From college I moved to Los Angeles to pursue a career in animation, cartooning and marketing and several years into my LA sabbatical I finally had access to NBA League Pass on my local cable system. So in addition to watching the entire Kobe Bryant / Shaquille O’Neal Era of the Los Angeles Lakers I was able to watch the post-Issel Nuggets Era during which Vandeweghe became GM, shook up the roster and went with The Fish That Saved Pittsburgh strategy to form the 2002-03 Nuggets, coached by a no-name Jeff Bzdelik. 17 unbelievable (and I mean unbelievable, have you looked at the 2002-03 Nuggets roster lately?) wins later, the Nuggets drafted third overall and landed Carmelo Anthony … the best player to wear a Nuggets uniform since English’s departure in 1990.

Say what you want about Anthony – and I’ve said it all – but he made the Nuggets relevant overnight and the “Dark Ages” of Nuggets basketball officially came to an end when Anthony helped lead the Nuggets back to the post-season in 2004 after an eight-year playoff hiatus. In 2005 the fiery George Karl was brought in to coach Anthony and the team and the Anthony / Karl duo combined for six straight playoff appearances and post-Anthony, Karl would guide the Nuggets to three more consecutive post-seasons. Channeling Moe, but not in the way Westhead comically did, Karl imposed an up-tempo style on his Nuggets that resulted in a lot of regular season wins but routine playoff disappointments with one glaring exception: the 2008-09 season.

Bringing Denver and University of Colorado legend Chauncey Billups back to Denver in 2008, the Nuggets gave Karl a true extension of himself on the floor and the Billups / Anthony / Karl combination led the Nuggets to their third of three NBA Western Conference Finals in 2009 … going down to those hated Lakers in six games, the furthest any Nuggets team has ever been to tasting an NBA Finals appearance. It was great timing for me personally, as well, as I had begun my move back to Denver in 2009 and was able to catch all of those 2009 playoff games at the Pepsi Center.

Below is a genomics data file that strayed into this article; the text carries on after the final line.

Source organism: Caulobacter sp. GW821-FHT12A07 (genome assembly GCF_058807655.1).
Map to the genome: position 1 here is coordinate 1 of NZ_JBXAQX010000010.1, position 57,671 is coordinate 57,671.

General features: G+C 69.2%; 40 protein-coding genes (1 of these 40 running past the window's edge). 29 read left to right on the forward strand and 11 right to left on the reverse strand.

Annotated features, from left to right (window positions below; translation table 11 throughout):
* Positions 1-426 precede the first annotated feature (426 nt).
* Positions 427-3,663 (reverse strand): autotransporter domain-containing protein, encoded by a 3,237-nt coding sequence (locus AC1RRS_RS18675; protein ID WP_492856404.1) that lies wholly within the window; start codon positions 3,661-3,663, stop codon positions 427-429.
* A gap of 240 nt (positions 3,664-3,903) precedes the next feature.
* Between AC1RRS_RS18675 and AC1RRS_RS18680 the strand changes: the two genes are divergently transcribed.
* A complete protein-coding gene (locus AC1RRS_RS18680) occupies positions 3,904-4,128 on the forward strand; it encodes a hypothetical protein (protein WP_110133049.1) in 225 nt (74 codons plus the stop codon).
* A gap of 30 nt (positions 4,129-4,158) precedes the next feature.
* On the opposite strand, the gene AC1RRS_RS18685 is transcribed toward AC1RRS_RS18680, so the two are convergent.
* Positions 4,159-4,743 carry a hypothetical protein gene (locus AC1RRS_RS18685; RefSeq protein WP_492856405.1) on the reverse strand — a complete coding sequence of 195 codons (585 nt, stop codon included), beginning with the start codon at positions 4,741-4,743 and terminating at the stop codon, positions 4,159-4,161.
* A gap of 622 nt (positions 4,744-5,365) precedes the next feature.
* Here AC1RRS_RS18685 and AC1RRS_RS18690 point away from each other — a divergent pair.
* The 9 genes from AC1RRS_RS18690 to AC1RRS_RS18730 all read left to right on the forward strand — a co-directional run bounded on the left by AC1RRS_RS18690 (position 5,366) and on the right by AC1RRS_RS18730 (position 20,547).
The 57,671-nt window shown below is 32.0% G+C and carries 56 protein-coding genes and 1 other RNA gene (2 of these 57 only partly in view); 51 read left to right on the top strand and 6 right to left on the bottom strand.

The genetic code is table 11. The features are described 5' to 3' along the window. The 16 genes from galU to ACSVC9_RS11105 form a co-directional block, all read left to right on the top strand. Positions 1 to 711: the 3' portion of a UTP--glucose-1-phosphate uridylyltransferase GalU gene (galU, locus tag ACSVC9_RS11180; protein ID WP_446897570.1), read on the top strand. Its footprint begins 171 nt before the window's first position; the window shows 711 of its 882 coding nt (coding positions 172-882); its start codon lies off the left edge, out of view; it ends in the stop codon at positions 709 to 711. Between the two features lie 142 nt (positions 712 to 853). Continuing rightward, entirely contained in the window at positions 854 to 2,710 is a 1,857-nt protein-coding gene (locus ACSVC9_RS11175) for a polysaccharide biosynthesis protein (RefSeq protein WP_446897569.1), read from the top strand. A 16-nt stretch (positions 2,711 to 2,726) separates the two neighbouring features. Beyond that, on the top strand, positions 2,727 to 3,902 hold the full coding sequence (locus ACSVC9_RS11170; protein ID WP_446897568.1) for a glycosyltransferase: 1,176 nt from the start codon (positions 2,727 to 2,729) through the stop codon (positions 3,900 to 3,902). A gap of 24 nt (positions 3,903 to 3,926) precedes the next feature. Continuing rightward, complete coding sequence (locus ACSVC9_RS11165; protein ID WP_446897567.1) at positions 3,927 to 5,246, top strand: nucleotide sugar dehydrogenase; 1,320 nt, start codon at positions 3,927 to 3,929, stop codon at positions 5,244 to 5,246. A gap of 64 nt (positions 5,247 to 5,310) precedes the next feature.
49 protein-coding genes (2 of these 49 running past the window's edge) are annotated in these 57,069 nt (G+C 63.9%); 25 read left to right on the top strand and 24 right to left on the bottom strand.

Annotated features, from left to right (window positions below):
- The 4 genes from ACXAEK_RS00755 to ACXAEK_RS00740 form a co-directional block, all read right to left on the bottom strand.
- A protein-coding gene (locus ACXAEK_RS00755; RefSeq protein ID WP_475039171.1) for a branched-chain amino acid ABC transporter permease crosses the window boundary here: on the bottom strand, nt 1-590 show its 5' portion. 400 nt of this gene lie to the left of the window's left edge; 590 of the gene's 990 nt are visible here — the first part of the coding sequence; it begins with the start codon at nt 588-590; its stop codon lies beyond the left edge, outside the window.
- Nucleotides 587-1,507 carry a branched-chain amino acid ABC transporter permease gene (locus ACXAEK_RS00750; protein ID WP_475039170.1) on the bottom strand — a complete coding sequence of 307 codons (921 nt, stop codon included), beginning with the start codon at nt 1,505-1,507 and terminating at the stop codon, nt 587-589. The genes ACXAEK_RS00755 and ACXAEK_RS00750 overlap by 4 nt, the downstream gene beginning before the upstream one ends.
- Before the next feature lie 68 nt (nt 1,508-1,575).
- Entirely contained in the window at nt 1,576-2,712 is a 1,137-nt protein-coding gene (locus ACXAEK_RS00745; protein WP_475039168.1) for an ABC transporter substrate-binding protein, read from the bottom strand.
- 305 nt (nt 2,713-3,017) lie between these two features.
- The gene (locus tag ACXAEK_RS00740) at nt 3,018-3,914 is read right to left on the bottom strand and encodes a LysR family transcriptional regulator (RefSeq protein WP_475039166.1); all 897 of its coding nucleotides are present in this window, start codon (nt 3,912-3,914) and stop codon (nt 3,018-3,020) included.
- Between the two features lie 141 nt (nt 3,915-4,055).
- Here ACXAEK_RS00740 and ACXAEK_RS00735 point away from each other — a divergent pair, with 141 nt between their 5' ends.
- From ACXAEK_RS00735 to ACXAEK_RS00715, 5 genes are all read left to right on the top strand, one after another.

Rather than build on that magical 2008-09 playoff run, the Nuggets wilted in 2010 as Karl (sadly) succumbed to cancer for the second time in his life and was unable to coach the post-season. Soon thereafter the Melodrama ensued and Anthony forced his way to the New York Knicks, leaving Karl and the Nuggets with a roster of talented guys, but no “stars”. But rather than give up, Karl was able to guide his new team back to the playoffs and then some, culminating with a Nuggets NBA franchise record 57 wins in 2012-13 and a three-seed in the stacked Western Conference Playoffs.

But … again … the Nuggets didn’t show a lot of love back to their fans as Karl’s three-seeded Nuggets were upset by the inexperienced Mark Jackson’s sixth-seeded Golden State Warriors in the first round, which led to Karl’s dismissal and the dreadful Brian Shaw Era, which I suspect will be forgotten about soon enough just as Westhead’s Era has been.

The only good thing that came from Shaw’s brief tenure as head coach was that June (again, not NBA Finals June but NBA Draft June) was exciting again for Nuggets fans. And while we didn’t get Andrew Wiggins or Jabari Parker in last year’s draft we did get Jusuf Nurkic. And while we didn’t get Karl-Anthony Towns, D’Angelo Russell or Jahlil Okafor this year we did get Emmanuel Mudiay, who by all accounts and early returns could very well be the next Nuggets star in a line that began with Issel and Thompson in the 1970s through English and Lever in the 1980s through Mutombo and Ellis in the 1990s through Anthony and Billups in the 2000s.

So as I embark on my 41st season as a Nuggets fan, I come into it with renewed optimism that some day, one day, the Nuggets will return the love that I've shown them all these years and give me a championship parade on Speer Boulevard. It just might take another 40 years of fandom to get there.


Reminder: Stiffs Night Out Season Kickoff 10/28

Please join us for the next Stiffs Night Out on Wednesday, October 28th at 6pm as the Nuggets take on the Rockets in Houston to kickoff the 2015-16 NBA season. The event will take place at Jake’s Sports & Spirits at 3800 Walnut Street and Jake’s will be serving happy hour drinks until 7pm and 50-cent wings all night long! We will also play Nuggets trivia for prizes, including Nuggets game tickets. See you on the 28th!